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How to Teach a One-Year-Old Baby to Sleep Longer

By Melissa King ; Updated September 26, 2017
Your 1-year-old can learn to sleep through the night.

When your child was a newborn, you dreamed of the day when he would go to sleep on his own and stay asleep for the entire night. During his first month of life, your baby may have woken himself up every three to four hours during the night. Now that he's 1 year old, he has the ability to sleep all night and go back to sleep by himself if he does wake up. One- to 3-year-old children typically need between 10 and 13 hours of sleep per night, according to the University of Missouri. With a bit of training, you can help your child achieve that goal.

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Create a routine for your baby. Babies thrive on routines because knowing what to expect from caregivers comforts them. As an example, you might wake your baby at 8 a.m., have breakfast at 8:30, go for a walk at 9, read some books together at 10 and take a bath at 10:30.

Encourage your baby to stay active throughout the day. Take her out for a walk or go to the park. At home, dance and exercise with your baby. The activity is good for your little one's developing body and brain, and moving around makes it easier for her to fall asleep later.

Give your baby an object, such as a stuffed animal or blanket, that he can form an attachment to. The baby may learn to use this object for comfort when he wakes up at night, rather than crying for you.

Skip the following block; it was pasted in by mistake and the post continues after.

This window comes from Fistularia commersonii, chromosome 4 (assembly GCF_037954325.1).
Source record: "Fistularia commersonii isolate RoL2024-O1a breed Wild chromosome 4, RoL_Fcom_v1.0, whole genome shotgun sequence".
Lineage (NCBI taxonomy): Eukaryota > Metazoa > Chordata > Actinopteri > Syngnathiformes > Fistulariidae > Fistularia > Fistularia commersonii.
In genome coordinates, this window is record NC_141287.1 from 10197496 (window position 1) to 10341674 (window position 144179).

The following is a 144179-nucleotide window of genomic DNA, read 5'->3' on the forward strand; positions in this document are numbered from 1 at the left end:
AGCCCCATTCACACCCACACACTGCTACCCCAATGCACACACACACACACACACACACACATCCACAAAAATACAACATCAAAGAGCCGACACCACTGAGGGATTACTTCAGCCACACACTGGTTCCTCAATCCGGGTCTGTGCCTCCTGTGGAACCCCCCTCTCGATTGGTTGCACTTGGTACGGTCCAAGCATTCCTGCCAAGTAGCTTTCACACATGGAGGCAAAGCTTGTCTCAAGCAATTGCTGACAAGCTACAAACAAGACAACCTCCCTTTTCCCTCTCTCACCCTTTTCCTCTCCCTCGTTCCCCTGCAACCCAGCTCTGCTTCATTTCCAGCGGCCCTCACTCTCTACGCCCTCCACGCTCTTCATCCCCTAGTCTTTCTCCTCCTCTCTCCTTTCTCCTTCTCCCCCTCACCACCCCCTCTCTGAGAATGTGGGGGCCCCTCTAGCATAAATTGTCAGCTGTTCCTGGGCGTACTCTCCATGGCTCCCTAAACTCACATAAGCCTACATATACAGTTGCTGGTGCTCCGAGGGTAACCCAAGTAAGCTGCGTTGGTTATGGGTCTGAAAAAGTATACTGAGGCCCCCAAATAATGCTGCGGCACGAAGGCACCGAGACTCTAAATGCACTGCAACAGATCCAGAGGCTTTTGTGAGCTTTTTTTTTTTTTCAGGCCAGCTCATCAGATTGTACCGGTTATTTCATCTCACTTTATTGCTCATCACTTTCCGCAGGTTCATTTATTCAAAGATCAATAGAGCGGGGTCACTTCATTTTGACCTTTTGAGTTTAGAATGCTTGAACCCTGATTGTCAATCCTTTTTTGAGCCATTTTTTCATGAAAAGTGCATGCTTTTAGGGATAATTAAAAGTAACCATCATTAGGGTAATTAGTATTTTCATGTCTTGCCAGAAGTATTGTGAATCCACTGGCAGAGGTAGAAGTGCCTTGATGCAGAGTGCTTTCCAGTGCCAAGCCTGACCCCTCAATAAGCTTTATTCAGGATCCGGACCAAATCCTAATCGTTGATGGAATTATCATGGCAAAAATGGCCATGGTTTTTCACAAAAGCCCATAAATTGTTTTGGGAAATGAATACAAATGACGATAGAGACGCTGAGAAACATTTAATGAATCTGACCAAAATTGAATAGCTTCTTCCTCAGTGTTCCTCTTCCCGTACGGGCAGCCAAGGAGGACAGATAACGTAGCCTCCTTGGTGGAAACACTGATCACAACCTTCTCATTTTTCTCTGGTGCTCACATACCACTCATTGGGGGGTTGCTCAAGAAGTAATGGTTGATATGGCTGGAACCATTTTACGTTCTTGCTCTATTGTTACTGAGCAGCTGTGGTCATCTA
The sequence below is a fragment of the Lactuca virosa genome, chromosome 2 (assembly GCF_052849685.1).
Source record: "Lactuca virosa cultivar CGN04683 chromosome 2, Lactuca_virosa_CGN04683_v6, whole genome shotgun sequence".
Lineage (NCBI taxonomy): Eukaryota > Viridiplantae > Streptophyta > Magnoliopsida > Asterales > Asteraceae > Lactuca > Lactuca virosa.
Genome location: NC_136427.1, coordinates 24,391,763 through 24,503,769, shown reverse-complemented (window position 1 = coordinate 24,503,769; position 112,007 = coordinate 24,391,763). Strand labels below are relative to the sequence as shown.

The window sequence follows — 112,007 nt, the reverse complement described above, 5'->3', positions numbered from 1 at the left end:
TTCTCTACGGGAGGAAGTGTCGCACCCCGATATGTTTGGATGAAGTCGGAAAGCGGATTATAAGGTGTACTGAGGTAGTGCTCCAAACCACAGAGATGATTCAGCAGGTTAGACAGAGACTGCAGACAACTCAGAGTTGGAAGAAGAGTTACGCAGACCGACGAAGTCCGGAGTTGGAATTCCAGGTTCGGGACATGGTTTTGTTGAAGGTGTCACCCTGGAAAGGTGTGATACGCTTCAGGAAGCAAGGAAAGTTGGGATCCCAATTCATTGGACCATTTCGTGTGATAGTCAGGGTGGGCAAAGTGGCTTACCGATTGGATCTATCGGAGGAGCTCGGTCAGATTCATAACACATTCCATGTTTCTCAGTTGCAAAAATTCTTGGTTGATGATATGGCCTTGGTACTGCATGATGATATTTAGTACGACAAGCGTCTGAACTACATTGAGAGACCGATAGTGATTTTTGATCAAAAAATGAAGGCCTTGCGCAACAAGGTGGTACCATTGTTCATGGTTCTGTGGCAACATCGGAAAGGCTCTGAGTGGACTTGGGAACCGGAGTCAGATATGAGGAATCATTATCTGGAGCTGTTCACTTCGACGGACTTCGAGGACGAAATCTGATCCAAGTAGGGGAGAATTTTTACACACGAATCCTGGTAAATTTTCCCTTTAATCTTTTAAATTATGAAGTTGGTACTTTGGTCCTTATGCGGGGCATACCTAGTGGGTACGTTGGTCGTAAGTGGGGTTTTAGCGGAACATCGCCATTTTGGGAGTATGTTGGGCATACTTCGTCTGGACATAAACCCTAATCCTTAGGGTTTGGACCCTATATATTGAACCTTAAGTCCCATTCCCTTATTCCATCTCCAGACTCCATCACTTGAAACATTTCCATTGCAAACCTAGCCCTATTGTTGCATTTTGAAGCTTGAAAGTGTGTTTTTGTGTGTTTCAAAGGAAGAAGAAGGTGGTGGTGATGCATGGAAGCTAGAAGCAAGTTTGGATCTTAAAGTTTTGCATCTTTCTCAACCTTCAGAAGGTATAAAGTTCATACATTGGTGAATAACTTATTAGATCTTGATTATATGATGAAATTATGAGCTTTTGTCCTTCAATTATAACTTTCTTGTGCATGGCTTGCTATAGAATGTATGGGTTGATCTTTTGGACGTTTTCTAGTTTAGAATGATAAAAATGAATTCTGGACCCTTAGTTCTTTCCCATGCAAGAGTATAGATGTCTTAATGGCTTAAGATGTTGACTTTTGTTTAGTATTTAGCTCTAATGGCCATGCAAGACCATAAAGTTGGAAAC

Make your baby's room conducive to sleep. Install a white noise machine or run a fan at low speed to block out external noises. Replace sheer curtains with opaque, light-blocking drapes.

Put your baby down for a nap at the same time every day. If you skip naps, it may actually be harder for your child to sleep at night. Don't reduce naps from two to one per day until the baby is consistently sleeping through the night.

Recognize signs of tiredness, such as yawning, rubbing eyes or fussing. If your baby exhibits these signs, he's very tired and ready to go to sleep.

Develop a nighttime routine that lets your baby know it's almost time for bed. For example, you might give your baby a bath, read a book, sing a song and then put her to bed. Make sure that all activities in the routine are relaxing, not energizing.

Put your baby in her crib when she's drowsy but still awake. This helps her associate her crib with sleep.

Wait at least 10 minutes after the baby awakens before entering the room to soothe her back to sleep. After that time, go into her room but don't take her out of the crib. Talk softly and stroke her gently to calm her down. If that doesn't work and she continues to cry, ensure that she doesn't have a dirty diaper and isn't hungry, hot or cold.

Things You Will Need

  • Attachment object
  • White noise machine or fan
  • Light-blocking drapes


Even after you've gotten your baby into a routine, he may still wake up occasionally in the middle of the night. Don't let this discourage you.

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About the Author

Melissa King began writing in 2001. She spent three years writing for her local newspaper, "The Colt," writing editorials, news stories, product reviews and entertainment pieces. She is also the owner and operator of Howbert Freelance Writing. King holds an Associate of Arts in communications from Tarrant County College.

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